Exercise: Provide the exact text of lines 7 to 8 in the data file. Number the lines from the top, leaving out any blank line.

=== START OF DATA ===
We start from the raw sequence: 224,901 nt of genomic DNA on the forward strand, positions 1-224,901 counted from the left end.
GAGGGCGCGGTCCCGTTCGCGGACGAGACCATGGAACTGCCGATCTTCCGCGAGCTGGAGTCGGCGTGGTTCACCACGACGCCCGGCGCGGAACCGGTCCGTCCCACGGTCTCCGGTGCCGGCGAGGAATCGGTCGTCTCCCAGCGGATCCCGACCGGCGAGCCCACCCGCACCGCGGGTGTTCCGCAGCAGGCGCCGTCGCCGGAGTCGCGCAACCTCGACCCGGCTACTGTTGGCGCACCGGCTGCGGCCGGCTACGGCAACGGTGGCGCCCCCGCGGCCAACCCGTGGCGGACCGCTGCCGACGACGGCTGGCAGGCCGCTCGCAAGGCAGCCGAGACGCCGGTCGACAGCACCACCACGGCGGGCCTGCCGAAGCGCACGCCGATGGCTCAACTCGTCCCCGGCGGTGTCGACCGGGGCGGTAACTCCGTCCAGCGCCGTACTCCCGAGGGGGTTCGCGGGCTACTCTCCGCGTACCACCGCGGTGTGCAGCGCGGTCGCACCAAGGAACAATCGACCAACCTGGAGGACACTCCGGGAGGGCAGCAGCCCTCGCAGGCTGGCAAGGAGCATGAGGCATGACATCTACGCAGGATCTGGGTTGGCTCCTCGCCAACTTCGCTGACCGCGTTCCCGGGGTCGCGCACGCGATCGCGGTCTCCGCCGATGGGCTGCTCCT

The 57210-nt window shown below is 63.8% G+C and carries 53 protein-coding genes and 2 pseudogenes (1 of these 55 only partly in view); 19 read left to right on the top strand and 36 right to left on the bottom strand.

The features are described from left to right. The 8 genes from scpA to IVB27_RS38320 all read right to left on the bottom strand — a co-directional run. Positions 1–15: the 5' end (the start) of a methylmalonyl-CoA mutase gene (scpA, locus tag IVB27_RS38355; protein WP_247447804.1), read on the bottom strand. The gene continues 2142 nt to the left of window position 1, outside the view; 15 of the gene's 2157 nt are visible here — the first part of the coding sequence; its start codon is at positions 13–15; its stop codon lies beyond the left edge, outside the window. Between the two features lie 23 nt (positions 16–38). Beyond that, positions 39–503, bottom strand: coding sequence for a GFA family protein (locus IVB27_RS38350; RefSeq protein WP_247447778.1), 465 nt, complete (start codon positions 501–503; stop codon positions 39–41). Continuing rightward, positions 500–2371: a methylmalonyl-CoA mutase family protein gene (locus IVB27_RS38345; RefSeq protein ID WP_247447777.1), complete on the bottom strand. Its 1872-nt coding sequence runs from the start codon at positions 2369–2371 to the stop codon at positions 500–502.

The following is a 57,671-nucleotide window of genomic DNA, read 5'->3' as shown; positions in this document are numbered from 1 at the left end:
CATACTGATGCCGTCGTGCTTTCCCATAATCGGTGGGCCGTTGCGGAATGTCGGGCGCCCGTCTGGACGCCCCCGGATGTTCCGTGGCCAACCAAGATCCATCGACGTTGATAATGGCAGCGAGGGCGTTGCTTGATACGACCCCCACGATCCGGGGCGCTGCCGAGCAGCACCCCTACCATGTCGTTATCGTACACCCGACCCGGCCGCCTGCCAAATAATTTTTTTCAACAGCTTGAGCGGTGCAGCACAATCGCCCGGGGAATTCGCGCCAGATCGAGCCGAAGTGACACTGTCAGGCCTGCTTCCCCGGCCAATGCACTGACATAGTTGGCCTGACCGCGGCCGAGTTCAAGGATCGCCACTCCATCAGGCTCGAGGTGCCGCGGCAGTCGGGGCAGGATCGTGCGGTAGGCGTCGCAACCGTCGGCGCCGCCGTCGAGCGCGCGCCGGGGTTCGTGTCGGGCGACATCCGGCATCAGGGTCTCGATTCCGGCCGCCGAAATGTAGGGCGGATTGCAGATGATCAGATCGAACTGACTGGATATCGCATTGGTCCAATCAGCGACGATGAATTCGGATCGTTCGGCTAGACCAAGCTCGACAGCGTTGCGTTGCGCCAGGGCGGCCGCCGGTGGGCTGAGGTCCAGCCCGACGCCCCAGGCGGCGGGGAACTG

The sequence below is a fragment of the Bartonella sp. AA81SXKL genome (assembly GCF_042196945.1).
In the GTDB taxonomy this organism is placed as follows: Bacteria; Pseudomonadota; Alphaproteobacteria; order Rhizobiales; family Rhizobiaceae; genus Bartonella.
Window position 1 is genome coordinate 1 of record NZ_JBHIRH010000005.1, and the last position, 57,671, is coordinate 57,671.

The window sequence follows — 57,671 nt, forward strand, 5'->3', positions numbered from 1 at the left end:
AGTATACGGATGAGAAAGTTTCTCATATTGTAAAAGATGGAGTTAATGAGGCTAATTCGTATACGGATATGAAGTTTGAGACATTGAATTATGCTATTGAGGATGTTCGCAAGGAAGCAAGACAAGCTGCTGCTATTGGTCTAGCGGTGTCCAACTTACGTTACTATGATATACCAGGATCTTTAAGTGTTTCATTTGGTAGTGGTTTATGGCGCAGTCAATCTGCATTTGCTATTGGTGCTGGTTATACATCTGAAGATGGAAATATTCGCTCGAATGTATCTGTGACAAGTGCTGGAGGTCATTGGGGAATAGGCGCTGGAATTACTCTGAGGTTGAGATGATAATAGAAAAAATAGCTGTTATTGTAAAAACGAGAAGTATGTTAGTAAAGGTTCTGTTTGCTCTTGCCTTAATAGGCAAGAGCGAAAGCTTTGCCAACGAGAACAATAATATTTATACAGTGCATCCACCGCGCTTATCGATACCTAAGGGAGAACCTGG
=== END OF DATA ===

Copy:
The sequence below is a fragment of the Bartonella sp. AA81SXKL genome (assembly GCF_042196945.1).
In the GTDB taxonomy this organism is placed as follows: Bacteria; Pseudomonadota; Alphaproteobacteria; order Rhizobiales; family Rhizobiaceae; genus Bartonella.